April 16th Eyjafjallajökull Update…

Mighty busy couple of days in this neck of the woods, and most of it seems to be generated on what is going on in Iceland.  So let me summarize some things from various sources.  First, if you have not had the opportunity to do so, or if you want something much more in depth, I strongly recommend the following web sites:

All three sites are doing a great job covering what is going on.  And sites one and three are long time favorites of mine.

Eyjafjallajökull continues to cause havoc both in the south and southeastern sections of Iceland as well as in the British Isles, the Nordic countries, and the European continent.  The images that I have seen have been stunning, especially of the ash fall in the southeast.  Floods from the melting glacier got folks out of bed and to higher ground again last night, and there are reports that there are significant chunks missing from the ring road (on the order of maybe 500m or so).

For those hoping for a quick resolution to the current air travel woes, I’d say don’t hold your breath.  The Smithsonian’s Global Volcanism site notes that the last eruption of Eyjafjallajökull lasted a little over a year.

The bigger worry for my Icelandic friends is Katla.  Katla is underneath the Mýrdalsjökull close to Vík.  Katla had been pretty regular about going off every 35-50 years in a very violent way.  Katla has fired off little eruptions in 1955 and 1999, but the last real blow-out was in 1860 and the one before that was in 1823.  The one in 1823 was about 6 months after the last Eyjafjallajökull eruption ended.  And therein lies the fear.  As Iceland Review reported earlier today, many believe that Katla “only needs a nudge” to get rolling.  And historically Katla has been about twice as powerful as Eyjafjallajökull.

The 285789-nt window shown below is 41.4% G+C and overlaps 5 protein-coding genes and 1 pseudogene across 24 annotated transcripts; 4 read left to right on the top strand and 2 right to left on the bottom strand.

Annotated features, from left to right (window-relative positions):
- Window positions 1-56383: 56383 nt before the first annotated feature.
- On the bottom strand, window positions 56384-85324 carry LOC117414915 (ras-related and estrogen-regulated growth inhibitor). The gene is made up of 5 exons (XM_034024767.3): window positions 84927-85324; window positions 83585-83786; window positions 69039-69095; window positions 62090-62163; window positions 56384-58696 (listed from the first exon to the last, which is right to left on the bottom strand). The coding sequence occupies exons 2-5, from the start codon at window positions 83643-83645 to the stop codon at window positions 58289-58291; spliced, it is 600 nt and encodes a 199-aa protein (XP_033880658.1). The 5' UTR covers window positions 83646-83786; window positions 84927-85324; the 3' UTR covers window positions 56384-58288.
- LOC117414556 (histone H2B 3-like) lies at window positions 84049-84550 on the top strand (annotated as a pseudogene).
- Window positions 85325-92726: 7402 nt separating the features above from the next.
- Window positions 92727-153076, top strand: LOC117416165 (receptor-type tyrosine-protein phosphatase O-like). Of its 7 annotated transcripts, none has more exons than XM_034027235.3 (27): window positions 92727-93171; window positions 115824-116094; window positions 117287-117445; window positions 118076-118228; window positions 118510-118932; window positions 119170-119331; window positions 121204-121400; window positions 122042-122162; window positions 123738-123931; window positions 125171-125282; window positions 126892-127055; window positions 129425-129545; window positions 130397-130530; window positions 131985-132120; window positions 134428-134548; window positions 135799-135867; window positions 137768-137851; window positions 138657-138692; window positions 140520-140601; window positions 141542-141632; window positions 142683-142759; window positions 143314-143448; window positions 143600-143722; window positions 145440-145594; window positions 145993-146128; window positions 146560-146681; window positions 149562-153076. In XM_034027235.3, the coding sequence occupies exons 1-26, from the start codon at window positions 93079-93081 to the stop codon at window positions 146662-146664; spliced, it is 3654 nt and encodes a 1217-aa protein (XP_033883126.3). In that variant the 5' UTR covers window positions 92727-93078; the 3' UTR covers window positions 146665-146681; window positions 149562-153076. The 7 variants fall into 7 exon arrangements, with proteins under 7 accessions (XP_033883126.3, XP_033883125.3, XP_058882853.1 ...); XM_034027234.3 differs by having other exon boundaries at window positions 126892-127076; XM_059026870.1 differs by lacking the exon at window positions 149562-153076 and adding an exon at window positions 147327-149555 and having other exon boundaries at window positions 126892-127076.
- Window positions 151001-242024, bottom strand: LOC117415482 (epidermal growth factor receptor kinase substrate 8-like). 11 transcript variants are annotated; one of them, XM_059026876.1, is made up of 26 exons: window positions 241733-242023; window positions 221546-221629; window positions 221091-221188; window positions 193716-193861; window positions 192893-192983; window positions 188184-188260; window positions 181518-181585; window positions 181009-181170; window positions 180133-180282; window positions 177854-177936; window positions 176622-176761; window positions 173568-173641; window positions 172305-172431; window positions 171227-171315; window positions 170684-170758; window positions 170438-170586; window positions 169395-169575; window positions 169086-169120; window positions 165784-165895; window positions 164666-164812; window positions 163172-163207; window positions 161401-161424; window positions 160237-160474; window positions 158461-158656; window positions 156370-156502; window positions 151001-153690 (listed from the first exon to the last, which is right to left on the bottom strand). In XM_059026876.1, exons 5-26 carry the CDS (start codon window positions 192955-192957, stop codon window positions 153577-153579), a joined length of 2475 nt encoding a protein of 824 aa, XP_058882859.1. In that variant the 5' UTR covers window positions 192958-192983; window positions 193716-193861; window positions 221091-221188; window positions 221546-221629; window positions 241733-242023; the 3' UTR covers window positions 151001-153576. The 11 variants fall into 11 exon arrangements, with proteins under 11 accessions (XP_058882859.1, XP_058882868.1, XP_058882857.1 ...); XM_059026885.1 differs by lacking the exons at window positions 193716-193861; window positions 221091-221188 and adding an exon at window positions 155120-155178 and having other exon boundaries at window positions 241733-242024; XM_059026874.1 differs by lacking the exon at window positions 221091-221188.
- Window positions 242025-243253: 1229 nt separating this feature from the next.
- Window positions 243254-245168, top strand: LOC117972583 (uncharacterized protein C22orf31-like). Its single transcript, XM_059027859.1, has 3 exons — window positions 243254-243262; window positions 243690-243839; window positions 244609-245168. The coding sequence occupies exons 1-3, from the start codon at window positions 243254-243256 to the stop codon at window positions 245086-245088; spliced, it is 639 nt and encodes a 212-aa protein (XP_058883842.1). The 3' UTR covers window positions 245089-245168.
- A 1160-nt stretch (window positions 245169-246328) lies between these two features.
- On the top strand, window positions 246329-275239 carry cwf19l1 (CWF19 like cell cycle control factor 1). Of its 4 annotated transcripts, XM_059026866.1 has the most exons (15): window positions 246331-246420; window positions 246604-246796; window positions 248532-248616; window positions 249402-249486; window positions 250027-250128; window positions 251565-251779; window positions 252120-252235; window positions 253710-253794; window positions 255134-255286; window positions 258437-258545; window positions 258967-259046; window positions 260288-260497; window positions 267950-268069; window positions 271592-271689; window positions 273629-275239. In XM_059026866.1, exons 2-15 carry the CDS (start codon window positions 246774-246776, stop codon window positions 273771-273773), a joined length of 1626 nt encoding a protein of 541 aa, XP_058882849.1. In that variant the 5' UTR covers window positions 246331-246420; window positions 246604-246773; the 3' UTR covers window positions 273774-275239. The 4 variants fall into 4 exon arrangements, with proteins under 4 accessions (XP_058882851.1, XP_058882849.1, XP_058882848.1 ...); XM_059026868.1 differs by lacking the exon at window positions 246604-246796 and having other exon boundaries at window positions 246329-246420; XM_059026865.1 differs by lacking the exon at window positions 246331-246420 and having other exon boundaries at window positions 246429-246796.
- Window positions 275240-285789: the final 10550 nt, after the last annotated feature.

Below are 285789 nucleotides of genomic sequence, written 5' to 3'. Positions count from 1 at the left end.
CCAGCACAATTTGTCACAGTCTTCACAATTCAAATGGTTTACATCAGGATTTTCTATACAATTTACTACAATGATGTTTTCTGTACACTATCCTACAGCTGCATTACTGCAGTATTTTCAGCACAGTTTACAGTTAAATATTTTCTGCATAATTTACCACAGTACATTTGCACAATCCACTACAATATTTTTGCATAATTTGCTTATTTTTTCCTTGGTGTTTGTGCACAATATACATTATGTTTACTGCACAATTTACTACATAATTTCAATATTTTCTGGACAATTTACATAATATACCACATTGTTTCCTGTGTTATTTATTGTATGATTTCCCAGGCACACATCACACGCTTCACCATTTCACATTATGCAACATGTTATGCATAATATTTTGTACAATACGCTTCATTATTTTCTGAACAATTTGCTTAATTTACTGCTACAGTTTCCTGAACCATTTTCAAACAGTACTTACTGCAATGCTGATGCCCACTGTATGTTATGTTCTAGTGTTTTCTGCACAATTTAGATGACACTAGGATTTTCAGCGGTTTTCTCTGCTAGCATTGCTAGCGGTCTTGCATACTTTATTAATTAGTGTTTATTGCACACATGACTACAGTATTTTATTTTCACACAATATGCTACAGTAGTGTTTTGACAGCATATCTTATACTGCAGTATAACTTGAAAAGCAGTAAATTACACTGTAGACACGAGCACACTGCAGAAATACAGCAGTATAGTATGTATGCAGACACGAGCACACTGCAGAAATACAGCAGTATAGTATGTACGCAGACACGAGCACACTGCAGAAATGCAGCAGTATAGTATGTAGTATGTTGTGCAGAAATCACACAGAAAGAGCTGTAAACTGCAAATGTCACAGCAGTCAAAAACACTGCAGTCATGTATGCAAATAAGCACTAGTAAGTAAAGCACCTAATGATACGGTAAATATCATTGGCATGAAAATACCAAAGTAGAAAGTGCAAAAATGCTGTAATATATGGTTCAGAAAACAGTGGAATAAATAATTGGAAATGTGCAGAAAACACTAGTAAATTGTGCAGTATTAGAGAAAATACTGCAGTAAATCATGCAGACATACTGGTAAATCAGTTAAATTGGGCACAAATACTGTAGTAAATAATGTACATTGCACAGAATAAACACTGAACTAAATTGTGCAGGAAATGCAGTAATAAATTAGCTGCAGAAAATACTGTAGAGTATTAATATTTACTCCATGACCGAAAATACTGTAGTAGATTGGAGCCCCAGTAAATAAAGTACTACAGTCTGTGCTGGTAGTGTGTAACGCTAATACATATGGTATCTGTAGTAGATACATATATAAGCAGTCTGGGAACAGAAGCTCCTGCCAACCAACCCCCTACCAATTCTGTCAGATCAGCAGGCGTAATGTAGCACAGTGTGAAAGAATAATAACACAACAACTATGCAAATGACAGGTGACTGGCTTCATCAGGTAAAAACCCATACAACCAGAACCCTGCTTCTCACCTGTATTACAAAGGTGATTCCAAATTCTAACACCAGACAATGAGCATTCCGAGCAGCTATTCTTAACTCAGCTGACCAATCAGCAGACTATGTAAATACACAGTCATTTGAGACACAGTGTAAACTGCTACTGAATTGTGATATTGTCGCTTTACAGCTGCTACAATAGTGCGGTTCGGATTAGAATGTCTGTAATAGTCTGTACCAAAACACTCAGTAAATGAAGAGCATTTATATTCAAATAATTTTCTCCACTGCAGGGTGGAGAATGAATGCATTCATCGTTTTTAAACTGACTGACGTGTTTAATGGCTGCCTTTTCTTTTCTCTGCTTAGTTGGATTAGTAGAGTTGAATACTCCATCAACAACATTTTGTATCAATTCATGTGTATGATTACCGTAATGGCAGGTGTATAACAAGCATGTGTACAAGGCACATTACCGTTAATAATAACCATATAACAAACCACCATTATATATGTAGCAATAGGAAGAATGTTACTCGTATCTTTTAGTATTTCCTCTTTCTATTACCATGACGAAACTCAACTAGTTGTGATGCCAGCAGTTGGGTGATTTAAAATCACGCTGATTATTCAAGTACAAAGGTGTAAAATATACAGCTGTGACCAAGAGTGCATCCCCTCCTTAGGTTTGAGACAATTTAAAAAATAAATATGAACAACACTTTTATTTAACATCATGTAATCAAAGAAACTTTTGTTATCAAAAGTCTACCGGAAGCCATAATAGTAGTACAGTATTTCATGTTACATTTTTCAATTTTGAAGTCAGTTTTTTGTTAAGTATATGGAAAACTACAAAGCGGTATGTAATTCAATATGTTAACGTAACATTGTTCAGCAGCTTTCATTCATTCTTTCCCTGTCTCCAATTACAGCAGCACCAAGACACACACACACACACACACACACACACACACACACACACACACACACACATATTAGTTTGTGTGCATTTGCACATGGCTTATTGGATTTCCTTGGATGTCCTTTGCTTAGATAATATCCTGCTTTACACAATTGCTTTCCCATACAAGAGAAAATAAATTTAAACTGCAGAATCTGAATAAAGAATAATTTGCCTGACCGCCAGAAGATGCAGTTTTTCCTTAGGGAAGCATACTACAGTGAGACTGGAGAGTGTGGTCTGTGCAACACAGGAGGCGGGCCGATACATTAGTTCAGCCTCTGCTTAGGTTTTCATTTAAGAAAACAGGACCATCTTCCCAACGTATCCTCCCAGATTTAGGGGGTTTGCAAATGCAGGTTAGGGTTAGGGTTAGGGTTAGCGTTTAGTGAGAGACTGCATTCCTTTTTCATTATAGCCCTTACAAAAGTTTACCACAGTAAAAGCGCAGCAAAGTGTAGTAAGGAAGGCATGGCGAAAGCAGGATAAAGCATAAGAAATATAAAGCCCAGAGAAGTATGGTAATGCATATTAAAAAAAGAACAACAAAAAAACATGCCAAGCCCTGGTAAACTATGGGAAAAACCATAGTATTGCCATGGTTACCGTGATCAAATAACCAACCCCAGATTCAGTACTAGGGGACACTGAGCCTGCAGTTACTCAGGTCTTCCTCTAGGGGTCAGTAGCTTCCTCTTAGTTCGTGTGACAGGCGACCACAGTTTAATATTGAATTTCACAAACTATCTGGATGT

Along with the destruction and disruption this event has created, some bits of humor have arose, much of which have to do with the so-called Icesave controversy.  One commentator noted that when you provoke Iceland’s four protectors (Griðungur, Gammur, Dreki, and Bergrisi), bad things occur to those who stoked the trouble.  Given that all four are on the Króna coins and Icesave has been all about money, this provocation has created some payback in terms of travel disruptions and economic woes.  Iceland Review noted that there is a bit of humor with mainland Europe and England upset about Iceland’s latest export to their shores, and what the British and Dutch wanted was Cash.  But as there is no “C” in the Icelandic alphabet, instead what they got was ash instead of cash.

For those of you who just recently found me and these mini essays, this is not normally a blog dedicated to volcanic eruptions and such.  I am a photographer based in the United States and this blog is here to discuss my photography and my travels in searching for places and things to photograph.  My tie to Iceland is that I spent parts of 9 years there.  And while I am intensely loyal to the US, there is a special place in my heart for Iceland and her people.  As I mentioned in yesterday’s entry, the Icelanders treated me like a long-lost brother (though as my kids would say, a brother from another mother) and I worry for them much in the same way that I would be concerned about my own family.

My travels in Iceland resulted in a portfolio full of images, many of which can be purchased online and many others can be seen at picturesfromiceland.com.

2230 Update:  The Christian Science Monitor has this set of stunning images of both the current eruption and the earlier eruption in March.  Of biggest concern to the tourism industry is what is current image #13 in the set, which shows the ring road missing chunks.  For towns like Vík and Kirkjubæjarklaustur, a broken ring road is an economic disaster.  It also gives me worry for my friends and former colleagues who work for various industries and governmental agencies that deal with Iceland’s infrastructure.  Long hours ahead for a lot of folks.

~ by Jim Miller on Friday, 16 April 2010.

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